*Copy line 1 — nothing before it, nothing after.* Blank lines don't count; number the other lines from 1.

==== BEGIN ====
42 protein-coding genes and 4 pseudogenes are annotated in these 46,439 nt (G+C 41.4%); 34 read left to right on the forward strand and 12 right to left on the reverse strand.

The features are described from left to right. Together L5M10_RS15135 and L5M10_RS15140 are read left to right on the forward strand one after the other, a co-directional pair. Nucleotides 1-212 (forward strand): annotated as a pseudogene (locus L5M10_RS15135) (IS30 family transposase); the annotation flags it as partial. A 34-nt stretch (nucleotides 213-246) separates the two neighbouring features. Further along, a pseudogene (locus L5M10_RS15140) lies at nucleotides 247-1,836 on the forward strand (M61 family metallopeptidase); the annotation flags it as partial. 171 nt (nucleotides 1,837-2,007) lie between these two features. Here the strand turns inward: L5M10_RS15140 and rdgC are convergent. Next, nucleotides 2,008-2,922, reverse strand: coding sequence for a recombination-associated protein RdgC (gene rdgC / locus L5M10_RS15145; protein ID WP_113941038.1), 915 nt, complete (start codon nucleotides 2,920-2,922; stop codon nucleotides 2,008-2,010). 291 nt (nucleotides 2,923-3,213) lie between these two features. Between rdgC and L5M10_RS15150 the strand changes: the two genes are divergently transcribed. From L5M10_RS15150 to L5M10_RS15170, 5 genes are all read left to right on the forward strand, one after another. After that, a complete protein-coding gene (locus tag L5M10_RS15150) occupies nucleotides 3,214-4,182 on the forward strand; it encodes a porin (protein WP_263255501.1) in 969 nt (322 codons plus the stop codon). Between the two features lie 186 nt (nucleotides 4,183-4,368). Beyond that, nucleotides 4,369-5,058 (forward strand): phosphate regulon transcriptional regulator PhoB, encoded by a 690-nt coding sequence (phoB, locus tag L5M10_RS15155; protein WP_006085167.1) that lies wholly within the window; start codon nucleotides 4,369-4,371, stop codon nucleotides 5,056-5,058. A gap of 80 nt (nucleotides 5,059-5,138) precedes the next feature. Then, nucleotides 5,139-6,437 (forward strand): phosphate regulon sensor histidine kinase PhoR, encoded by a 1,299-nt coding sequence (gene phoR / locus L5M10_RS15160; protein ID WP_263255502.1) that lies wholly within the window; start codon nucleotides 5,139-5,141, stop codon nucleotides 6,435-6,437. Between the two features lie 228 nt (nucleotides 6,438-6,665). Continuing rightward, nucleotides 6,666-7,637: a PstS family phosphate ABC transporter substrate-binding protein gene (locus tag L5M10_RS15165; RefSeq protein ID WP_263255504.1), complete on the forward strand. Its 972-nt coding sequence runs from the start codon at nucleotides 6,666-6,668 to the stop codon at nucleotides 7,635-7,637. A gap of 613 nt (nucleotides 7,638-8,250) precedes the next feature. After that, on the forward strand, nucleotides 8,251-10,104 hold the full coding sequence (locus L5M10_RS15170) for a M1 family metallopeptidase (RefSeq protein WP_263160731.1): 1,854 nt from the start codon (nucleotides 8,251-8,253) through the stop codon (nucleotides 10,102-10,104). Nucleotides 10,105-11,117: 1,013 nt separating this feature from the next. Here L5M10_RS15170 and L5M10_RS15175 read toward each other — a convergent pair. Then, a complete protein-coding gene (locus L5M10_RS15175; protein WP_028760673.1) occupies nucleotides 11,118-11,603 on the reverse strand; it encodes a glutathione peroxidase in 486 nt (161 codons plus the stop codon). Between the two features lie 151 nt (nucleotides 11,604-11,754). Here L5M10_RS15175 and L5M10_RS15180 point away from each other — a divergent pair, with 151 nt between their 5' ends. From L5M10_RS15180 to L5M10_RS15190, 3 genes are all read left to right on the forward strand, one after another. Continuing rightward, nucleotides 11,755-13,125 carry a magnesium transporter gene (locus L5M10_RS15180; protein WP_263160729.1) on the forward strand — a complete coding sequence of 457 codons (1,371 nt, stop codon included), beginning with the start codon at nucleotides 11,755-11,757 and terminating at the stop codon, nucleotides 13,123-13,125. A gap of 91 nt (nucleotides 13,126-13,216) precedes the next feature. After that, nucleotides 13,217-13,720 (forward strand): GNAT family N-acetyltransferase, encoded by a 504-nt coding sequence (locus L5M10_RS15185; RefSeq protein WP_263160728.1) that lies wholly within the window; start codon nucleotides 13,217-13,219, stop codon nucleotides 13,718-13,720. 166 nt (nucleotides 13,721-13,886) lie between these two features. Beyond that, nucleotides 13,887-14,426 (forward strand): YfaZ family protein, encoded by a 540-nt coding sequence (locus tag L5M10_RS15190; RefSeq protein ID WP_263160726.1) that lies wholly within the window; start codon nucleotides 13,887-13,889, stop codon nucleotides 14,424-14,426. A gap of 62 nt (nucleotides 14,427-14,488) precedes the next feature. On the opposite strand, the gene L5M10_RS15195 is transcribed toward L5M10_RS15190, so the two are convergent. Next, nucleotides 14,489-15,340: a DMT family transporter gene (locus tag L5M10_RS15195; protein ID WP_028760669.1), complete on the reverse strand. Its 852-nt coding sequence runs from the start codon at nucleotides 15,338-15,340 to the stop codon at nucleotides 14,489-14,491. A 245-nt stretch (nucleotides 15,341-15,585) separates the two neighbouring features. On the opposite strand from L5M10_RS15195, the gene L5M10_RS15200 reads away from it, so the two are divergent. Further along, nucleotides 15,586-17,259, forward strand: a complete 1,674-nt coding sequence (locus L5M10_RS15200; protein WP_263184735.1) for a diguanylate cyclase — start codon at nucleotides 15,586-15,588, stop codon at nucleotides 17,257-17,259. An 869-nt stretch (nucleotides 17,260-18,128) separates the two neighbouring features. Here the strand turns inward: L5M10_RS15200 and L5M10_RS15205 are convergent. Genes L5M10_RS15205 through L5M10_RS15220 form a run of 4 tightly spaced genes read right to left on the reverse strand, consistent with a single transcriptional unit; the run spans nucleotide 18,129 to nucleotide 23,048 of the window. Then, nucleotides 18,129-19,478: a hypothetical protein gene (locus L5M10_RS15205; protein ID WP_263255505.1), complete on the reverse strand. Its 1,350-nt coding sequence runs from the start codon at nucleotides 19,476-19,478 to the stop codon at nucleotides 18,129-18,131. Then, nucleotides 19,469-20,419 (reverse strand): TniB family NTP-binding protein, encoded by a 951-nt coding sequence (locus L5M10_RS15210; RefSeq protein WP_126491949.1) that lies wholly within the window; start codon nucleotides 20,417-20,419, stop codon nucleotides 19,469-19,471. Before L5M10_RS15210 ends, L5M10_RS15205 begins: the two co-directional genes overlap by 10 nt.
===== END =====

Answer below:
42 protein-coding genes and 4 pseudogenes are annotated in these 46,439 nt (G+C 41.4%); 34 read left to right on the forward strand and 12 right to left on the reverse strand.